Radiology: Key Member of the HI Team

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HI Hope

Lisa J. States, MD When it comes to effectively and safely treating children with congenital hyperinsulinism (HI), one key member of the Congenital Hyperinsulinism Center team looms large for about a quarter of the patients: Lisa J. States, MD, a pediatric radiologist and nuclear medicine specialist.

Of all the patients who have hyperinsulinism (HI), about half can have their disease managed by medication. The other half face surgery to have most or part of their pancreas removed to control the excess insulin secretion that cause extremely low — and dangerous — blood glucose levels.

Genetic testing plays a pivotal role in determining if the child has diffuse HI, when abnormal insulin-secreting beta cells are present throughout the pancreas, or focal HI, when only a small cluster of beta cells (a marble-like lesion) is in one part of the pancreas. The difference is huge, as children with focal HI can be cured after resection of the lesion. The remaining pancreas is normal. Resection leads to a cure 97% of the time at the CHOP HI Center.

It is Dr. States who works with other members of the HI Center team to determine which HI patients being treated at CHOP may have focal HI and will therefore benefit from advanced imaging to better locate the focal area in the pancreas. Knowing the site of the lesion in advance makes the surgery less complicated and safer.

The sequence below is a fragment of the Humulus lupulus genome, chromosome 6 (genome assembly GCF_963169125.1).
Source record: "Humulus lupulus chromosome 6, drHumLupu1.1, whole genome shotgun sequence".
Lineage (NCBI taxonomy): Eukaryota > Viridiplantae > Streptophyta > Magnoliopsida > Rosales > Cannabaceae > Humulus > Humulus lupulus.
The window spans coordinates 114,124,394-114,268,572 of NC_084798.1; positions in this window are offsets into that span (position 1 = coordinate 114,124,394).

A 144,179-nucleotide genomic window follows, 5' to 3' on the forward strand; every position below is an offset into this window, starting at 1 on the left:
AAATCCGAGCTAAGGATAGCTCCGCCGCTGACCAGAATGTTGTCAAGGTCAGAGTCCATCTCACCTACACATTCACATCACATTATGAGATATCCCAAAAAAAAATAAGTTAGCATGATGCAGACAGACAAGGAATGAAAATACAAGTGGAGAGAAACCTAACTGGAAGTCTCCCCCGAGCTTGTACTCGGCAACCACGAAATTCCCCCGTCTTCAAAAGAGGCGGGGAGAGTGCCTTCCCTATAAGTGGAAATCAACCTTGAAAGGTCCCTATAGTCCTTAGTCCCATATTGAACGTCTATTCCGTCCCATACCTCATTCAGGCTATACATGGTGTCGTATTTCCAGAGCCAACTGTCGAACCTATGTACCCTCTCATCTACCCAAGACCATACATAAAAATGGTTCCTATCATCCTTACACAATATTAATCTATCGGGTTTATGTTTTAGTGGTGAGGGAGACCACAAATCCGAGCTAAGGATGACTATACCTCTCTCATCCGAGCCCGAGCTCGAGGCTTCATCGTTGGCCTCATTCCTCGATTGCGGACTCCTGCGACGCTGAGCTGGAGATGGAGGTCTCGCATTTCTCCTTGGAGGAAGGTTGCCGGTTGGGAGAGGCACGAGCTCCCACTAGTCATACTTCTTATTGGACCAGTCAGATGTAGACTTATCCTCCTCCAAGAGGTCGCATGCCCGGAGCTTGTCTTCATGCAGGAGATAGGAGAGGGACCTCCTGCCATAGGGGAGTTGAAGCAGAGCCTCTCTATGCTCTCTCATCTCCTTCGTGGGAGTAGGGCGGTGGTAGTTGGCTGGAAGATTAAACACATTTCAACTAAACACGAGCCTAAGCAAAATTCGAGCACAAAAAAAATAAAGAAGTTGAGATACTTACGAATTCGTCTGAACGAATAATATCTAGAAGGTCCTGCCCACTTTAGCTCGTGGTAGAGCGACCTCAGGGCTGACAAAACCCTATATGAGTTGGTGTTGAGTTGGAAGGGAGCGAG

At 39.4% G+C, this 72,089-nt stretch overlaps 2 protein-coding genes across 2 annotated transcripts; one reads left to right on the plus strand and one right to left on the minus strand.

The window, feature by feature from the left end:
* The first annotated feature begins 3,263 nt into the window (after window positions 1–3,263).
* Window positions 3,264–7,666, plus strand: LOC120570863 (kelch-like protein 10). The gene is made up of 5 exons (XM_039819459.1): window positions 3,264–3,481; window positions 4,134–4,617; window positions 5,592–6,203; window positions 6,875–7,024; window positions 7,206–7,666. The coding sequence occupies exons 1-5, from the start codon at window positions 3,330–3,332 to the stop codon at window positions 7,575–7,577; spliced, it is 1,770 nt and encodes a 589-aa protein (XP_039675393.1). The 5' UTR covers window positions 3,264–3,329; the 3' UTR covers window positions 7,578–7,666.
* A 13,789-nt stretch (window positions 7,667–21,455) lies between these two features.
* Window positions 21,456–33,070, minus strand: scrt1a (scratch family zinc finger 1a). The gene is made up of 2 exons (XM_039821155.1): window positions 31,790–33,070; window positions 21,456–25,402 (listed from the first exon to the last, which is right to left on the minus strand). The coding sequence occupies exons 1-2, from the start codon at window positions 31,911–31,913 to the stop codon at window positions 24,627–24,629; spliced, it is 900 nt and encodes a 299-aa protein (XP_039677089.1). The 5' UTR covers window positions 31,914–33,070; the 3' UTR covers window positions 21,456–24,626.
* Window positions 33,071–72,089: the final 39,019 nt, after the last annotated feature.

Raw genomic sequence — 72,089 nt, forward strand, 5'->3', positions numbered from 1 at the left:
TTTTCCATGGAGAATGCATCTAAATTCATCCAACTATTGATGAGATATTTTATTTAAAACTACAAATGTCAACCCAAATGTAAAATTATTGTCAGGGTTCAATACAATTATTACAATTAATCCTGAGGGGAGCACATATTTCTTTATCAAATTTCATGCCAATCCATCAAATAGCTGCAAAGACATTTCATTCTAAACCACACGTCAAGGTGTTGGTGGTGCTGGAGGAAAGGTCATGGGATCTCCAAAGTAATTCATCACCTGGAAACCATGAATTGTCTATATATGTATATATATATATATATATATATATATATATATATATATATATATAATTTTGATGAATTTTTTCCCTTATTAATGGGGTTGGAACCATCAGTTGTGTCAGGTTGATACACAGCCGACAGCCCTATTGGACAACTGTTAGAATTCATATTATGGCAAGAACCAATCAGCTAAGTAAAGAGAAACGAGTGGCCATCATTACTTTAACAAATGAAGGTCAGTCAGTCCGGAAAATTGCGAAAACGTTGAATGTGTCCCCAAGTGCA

The 18F-L-Fluoro-DOPA PET/CT scan, which can identify where the lesion is located within the pancreas, was initially pioneered at the Hospital of the University of Pennsylvania (HUP) by Abass Alavi, MD, and transferred to CHOP under the leadership of Charles Stanley, MD, founder of CHOP’s HI Center. Over 460 18F-L-Fluoro-DOPA PET/CT scans have been performed at CHOP, more than at any other hospital in the United States.

Dr. States explains the 18F-DOPA PET/CT procedure to families, is present during the scans and then uses her 14 years of experience interpreting the images from the scans to arm Surgeon-in-Chief N. Scott Adzick, MD, MMM, with the best information to guide the surgery to remove the focal lesion.

“The imaging is important for surgical planning,” Dr. States says. “I provide Dr. Adzick with detailed anatomical descriptions, which are critical, especially if he can’t see or feel the lesion during surgery because it is in a position behind the pancreatic body, deep in the pancreatic head or in an otherwise hidden place, like behind the vessels leading to the spleen.”

How does the PET scan work?

3-D PET image shows focal lesion in the pancreatic body (arrow). 3-D PET image shows focal lesion in the pancreatic body (arrow). Once the HI Center team has determined the child has focal HI, Dr. States will meet with the family to go over each detail and get the consent forms signed.

On the day of the scan, the 18F-L-Fluoro-DOPA — the radioactive tracer that will locate the overactive beta cells — is produced next door to CHOP in the cyclotron at HUP, CHOP’s long-time partner for this test. There is a limited amount of time between when the 18F-DOPA is synthesized and when it must be used for the scans, making the close proximity a plus.